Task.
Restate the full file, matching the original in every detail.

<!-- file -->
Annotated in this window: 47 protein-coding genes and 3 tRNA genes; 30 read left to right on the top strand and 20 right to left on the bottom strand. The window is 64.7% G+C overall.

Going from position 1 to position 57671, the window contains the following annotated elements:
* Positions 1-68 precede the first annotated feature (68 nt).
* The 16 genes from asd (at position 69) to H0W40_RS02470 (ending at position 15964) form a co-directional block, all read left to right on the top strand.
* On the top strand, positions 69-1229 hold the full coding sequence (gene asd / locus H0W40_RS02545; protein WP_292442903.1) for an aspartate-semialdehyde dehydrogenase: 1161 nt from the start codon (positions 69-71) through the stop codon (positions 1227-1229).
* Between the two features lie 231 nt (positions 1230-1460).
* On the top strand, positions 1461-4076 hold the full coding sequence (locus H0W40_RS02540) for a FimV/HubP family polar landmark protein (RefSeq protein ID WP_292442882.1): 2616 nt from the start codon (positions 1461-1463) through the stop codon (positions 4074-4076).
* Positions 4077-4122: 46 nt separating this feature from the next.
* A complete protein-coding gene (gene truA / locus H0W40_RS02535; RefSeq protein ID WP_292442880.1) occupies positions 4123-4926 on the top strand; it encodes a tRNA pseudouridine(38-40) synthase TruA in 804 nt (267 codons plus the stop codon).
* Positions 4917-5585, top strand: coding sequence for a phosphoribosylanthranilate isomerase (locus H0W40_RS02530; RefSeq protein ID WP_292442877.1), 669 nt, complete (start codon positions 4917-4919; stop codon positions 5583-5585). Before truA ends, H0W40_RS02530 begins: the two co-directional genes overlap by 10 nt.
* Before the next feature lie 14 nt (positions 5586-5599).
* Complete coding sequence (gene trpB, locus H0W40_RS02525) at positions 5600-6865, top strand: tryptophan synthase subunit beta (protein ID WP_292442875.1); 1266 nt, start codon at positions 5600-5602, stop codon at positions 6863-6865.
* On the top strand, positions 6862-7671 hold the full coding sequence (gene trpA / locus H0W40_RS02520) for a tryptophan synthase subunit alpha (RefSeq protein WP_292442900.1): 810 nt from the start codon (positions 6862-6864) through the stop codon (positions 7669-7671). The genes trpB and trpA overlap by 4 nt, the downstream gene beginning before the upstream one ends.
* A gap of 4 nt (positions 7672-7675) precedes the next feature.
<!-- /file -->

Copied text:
Annotated in this window: 47 protein-coding genes and 3 tRNA genes; 30 read left to right on the top strand and 20 right to left on the bottom strand. The window is 64.7% G+C overall.

Going from position 1 to position 57671, the window contains the following annotated elements:
* Positions 1-68 precede the first annotated feature (68 nt).
* The 16 genes from asd (at position 69) to H0W40_RS02470 (ending at position 15964) form a co-directional block, all read left to right on the top strand.
* On the top strand, positions 69-1229 hold the full coding sequence (gene asd / locus H0W40_RS02545; protein WP_292442903.1) for an aspartate-semialdehyde dehydrogenase: 1161 nt from the start codon (positions 69-71) through the stop codon (positions 1227-1229).
* Between the two features lie 231 nt (positions 1230-1460).
* On the top strand, positions 1461-4076 hold the full coding sequence (locus H0W40_RS02540) for a FimV/HubP family polar landmark protein (RefSeq protein ID WP_292442882.1): 2616 nt from the start codon (positions 1461-1463) through the stop codon (positions 4074-4076).
* Positions 4077-4122: 46 nt separating this feature from the next.
* A complete protein-coding gene (gene truA / locus H0W40_RS02535; RefSeq protein ID WP_292442880.1) occupies positions 4123-4926 on the top strand; it encodes a tRNA pseudouridine(38-40) synthase TruA in 804 nt (267 codons plus the stop codon).
* Positions 4917-5585, top strand: coding sequence for a phosphoribosylanthranilate isomerase (locus H0W40_RS02530; RefSeq protein ID WP_292442877.1), 669 nt, complete (start codon positions 4917-4919; stop codon positions 5583-5585). Before truA ends, H0W40_RS02530 begins: the two co-directional genes overlap by 10 nt.
* Before the next feature lie 14 nt (positions 5586-5599).
* Complete coding sequence (gene trpB, locus H0W40_RS02525) at positions 5600-6865, top strand: tryptophan synthase subunit beta (protein ID WP_292442875.1); 1266 nt, start codon at positions 5600-5602, stop codon at positions 6863-6865.
* On the top strand, positions 6862-7671 hold the full coding sequence (gene trpA / locus H0W40_RS02520) for a tryptophan synthase subunit alpha (RefSeq protein WP_292442900.1): 810 nt from the start codon (positions 6862-6864) through the stop codon (positions 7669-7671). The genes trpB and trpA overlap by 4 nt, the downstream gene beginning before the upstream one ends.
* A gap of 4 nt (positions 7672-7675) precedes the next feature.